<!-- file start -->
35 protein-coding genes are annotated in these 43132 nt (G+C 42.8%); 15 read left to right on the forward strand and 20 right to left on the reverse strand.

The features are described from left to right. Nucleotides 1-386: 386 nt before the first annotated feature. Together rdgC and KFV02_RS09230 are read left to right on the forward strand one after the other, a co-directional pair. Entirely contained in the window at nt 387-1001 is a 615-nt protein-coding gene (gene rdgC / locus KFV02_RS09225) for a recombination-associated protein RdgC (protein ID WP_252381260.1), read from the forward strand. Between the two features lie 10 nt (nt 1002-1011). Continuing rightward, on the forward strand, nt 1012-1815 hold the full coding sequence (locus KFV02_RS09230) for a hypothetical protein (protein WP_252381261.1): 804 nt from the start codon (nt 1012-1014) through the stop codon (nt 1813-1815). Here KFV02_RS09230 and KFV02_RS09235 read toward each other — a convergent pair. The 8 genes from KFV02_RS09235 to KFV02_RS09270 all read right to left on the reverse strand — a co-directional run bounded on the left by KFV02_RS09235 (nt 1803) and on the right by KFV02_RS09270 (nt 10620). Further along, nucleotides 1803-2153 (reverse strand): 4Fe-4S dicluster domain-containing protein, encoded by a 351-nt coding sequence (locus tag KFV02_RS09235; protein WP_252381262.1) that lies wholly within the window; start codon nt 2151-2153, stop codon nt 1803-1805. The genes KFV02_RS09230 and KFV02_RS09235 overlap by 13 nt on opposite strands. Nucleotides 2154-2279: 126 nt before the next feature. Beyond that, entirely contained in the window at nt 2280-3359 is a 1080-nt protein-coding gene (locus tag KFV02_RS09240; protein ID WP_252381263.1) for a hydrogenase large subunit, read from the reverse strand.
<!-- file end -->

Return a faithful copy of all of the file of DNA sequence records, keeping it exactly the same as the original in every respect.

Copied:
35 protein-coding genes are annotated in these 43132 nt (G+C 42.8%); 15 read left to right on the forward strand and 20 right to left on the reverse strand.

The features are described from left to right. Nucleotides 1-386: 386 nt before the first annotated feature. Together rdgC and KFV02_RS09230 are read left to right on the forward strand one after the other, a co-directional pair. Entirely contained in the window at nt 387-1001 is a 615-nt protein-coding gene (gene rdgC / locus KFV02_RS09225) for a recombination-associated protein RdgC (protein ID WP_252381260.1), read from the forward strand. Between the two features lie 10 nt (nt 1002-1011). Continuing rightward, on the forward strand, nt 1012-1815 hold the full coding sequence (locus KFV02_RS09230) for a hypothetical protein (protein WP_252381261.1): 804 nt from the start codon (nt 1012-1014) through the stop codon (nt 1813-1815). Here KFV02_RS09230 and KFV02_RS09235 read toward each other — a convergent pair. The 8 genes from KFV02_RS09235 to KFV02_RS09270 all read right to left on the reverse strand — a co-directional run bounded on the left by KFV02_RS09235 (nt 1803) and on the right by KFV02_RS09270 (nt 10620). Further along, nucleotides 1803-2153 (reverse strand): 4Fe-4S dicluster domain-containing protein, encoded by a 351-nt coding sequence (locus tag KFV02_RS09235; protein WP_252381262.1) that lies wholly within the window; start codon nt 2151-2153, stop codon nt 1803-1805. The genes KFV02_RS09230 and KFV02_RS09235 overlap by 13 nt on opposite strands. Nucleotides 2154-2279: 126 nt before the next feature. Beyond that, entirely contained in the window at nt 2280-3359 is a 1080-nt protein-coding gene (locus tag KFV02_RS09240; protein ID WP_252381263.1) for a hydrogenase large subunit, read from the reverse strand.